A hearing healthcare professional with training in the concept of the degree of hearing loss classifies audiograms by degree, type, and configuration. Measuring the degree of hearing loss has accurately predicted communication outcomes for adults and children alike. However, there are limitations to this practice. Degree of hearing loss is a predictive indicator, but it no longer correlates with outcomes as efficiently as it did in the past. According to a new journal article, the degree of hearing access may be a better measurement than the degree of hearing loss.
The International Classification of Functioning (ICF) is the World Health Organization’s framework for evaluating a disorder’s impact on a person’s life. It includes a body assessment, activity and participation, and environmental factors which help to understand the impact a physical impairment has on an individual’s abilities. The ICF model is concerned with functional health, and it emphasizes the interaction between health conditions and the surrounding contextual factors. The ICF measures the degree of an individual’s participation or the degree of hearing access. Four factors determine the degree of hearing access.
These are the characteristics of an individual’s hearing loss and auditory system. The toolbox includes measures such as speech discrimination, loudness perception, and localization. These types of tools help to form a complete picture of auditory integrity. It is essential that hearing healthcare professionals utilize as many of these tools as possible to build a clear understanding of hearing loss.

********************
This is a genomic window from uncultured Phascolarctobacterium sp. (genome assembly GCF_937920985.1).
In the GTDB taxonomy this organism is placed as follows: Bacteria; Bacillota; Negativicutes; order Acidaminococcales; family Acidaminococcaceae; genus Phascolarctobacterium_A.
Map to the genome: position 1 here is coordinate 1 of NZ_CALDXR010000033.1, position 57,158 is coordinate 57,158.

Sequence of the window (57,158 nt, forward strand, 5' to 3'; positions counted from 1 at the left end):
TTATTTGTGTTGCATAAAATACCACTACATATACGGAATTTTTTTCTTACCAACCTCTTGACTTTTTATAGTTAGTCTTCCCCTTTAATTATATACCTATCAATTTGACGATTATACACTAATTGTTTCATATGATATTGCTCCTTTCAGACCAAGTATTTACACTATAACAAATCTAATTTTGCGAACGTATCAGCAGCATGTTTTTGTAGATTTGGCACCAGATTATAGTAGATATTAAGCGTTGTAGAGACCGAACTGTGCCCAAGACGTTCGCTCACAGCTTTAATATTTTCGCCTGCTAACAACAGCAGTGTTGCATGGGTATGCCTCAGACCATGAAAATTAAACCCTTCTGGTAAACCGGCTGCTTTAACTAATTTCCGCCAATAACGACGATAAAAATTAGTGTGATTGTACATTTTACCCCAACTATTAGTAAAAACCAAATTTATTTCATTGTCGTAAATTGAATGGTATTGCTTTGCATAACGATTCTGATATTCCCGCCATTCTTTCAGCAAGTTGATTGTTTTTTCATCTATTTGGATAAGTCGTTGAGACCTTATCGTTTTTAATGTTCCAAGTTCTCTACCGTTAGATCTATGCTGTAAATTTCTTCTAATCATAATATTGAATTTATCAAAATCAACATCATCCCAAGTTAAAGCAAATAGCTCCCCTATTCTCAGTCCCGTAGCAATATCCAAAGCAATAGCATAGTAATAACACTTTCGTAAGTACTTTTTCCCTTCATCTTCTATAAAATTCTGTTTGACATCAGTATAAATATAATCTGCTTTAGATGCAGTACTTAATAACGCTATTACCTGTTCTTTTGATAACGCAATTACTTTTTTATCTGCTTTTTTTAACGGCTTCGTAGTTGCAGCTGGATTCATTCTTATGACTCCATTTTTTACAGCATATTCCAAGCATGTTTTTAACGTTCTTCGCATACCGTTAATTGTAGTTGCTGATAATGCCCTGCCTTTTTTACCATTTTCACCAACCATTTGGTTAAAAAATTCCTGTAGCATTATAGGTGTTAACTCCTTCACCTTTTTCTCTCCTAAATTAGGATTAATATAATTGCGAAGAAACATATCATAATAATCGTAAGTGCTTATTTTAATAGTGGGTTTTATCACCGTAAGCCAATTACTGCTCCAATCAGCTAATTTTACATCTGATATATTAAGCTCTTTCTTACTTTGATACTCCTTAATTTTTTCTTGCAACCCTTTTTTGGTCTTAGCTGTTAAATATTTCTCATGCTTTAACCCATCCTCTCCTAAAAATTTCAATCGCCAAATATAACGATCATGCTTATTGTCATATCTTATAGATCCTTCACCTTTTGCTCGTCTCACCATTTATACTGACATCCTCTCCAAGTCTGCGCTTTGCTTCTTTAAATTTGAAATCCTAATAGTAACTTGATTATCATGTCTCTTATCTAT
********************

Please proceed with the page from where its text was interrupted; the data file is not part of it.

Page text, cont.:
Amplification integrity is another variable to consider for access to communication. If a hearing aid, cochlear implant, bone-anchored hearing device, of hearing assistive technology is in use, it does not necessarily mean that the device is working correctly. An amplification device that is not in use due to a patient’s resistance, poor understanding of the device’s purpose, or other reasons can’t provide access to communication.
These are factors that a patient has control over. There are many factors including age, cognitive ability, complex needs, and self-advocacy. This self-assessment is essential to the development of metacognitive and problem-solving skills. Self-reporting can be used in counseling to help patients advance their ability to assess their performance in communication situations.
The environment includes the physical listening environment, speaker variables of the communication partner, and complexity of listening tasks. This factor can change quickly. Within the ICF framework, this factor goes beyond an individual’s physical space and includes a broader social context. A large amount of work has addressed challenging acoustic environments, but more work remains on universal design for hearing.
With so many variables, how is the degree of hearing access evaluated? There are measurements such as the speech intelligibility index (SSI) and other tests which can provide a comprehensive understanding of an individual’s degree of access. The authors believe that by using the concept of degree of hearing access, it may help hearing healthcare professionals help patients anticipate and manage communication. The addition of the degree of hearing access to the clinical evaluation can further help patients with hearing loss.